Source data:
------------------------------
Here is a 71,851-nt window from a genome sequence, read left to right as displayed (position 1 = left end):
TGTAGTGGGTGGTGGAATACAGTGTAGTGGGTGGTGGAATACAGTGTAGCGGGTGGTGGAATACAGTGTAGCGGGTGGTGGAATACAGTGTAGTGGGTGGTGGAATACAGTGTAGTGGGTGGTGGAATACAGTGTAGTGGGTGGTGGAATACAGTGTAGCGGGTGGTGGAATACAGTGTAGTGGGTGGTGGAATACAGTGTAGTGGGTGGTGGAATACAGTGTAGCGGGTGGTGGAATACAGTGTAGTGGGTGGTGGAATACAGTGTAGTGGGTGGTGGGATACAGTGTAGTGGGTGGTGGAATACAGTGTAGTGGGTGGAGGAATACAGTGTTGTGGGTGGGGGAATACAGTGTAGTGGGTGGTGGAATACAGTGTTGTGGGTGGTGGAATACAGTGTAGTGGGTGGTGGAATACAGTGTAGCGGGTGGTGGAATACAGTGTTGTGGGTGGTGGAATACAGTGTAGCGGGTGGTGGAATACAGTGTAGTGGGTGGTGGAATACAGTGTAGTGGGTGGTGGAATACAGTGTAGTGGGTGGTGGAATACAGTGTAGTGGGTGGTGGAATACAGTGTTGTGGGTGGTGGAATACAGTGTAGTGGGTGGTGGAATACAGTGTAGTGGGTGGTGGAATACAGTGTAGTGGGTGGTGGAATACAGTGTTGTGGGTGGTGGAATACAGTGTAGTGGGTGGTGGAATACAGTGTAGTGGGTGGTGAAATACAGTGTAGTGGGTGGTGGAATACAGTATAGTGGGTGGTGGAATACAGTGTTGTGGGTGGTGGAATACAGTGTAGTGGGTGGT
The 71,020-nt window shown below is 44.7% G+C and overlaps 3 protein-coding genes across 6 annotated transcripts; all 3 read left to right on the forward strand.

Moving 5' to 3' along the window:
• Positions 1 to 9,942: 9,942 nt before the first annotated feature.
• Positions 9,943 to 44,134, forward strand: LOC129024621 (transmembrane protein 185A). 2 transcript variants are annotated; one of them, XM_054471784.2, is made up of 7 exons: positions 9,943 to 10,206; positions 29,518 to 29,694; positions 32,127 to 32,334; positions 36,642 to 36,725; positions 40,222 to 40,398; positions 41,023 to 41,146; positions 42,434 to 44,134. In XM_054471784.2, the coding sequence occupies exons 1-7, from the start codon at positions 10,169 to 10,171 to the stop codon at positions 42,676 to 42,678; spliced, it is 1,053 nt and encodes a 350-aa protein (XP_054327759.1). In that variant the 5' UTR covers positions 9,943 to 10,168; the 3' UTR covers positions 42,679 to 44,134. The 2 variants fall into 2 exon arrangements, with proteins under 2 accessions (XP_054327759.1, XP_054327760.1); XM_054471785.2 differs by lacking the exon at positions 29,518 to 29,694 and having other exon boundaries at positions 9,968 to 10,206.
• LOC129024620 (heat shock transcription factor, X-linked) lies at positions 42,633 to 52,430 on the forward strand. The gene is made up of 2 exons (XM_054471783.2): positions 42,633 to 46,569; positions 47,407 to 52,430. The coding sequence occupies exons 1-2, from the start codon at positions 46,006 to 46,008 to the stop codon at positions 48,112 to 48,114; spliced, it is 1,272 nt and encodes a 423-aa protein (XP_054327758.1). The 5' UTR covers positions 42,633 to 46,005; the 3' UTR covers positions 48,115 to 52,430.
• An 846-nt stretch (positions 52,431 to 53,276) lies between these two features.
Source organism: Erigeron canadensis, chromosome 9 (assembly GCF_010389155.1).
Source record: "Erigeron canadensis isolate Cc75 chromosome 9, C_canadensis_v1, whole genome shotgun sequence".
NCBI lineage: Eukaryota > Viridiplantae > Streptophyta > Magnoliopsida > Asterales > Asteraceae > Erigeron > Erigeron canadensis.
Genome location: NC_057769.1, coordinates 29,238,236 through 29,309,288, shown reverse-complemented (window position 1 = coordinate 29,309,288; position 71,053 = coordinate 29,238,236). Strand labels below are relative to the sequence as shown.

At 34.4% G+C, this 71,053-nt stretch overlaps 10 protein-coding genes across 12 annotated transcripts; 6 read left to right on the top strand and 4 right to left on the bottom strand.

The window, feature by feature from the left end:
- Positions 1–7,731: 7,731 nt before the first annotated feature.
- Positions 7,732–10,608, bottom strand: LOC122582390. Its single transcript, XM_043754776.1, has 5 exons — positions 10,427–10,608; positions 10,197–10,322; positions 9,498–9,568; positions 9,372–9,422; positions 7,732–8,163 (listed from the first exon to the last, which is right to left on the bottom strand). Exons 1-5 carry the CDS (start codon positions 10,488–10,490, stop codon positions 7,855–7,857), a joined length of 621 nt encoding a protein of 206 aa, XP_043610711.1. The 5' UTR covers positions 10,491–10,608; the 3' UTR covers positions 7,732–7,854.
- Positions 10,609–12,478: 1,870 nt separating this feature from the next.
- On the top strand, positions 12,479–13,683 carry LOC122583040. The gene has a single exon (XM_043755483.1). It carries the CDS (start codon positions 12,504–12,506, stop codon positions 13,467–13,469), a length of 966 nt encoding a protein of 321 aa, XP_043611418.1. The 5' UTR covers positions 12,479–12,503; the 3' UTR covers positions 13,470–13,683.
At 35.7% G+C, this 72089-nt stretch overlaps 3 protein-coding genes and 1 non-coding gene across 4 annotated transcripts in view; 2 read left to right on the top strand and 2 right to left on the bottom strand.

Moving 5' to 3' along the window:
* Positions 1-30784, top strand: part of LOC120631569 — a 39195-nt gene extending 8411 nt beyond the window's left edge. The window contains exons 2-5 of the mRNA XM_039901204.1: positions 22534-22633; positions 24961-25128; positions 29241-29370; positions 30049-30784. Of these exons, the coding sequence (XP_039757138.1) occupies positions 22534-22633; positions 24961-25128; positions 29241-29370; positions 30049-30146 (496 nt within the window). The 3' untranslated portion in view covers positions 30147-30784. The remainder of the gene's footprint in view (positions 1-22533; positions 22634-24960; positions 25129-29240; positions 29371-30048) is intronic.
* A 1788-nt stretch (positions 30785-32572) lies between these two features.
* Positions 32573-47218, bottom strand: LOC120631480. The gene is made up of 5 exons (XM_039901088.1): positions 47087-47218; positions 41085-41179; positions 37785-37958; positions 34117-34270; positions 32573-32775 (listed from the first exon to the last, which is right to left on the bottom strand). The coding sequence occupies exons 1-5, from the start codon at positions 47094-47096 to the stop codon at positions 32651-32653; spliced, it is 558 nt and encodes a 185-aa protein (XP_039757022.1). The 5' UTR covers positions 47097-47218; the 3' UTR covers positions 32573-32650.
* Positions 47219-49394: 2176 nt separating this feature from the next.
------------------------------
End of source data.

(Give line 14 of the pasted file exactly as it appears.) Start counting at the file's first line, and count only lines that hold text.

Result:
The window, feature by feature from the left end: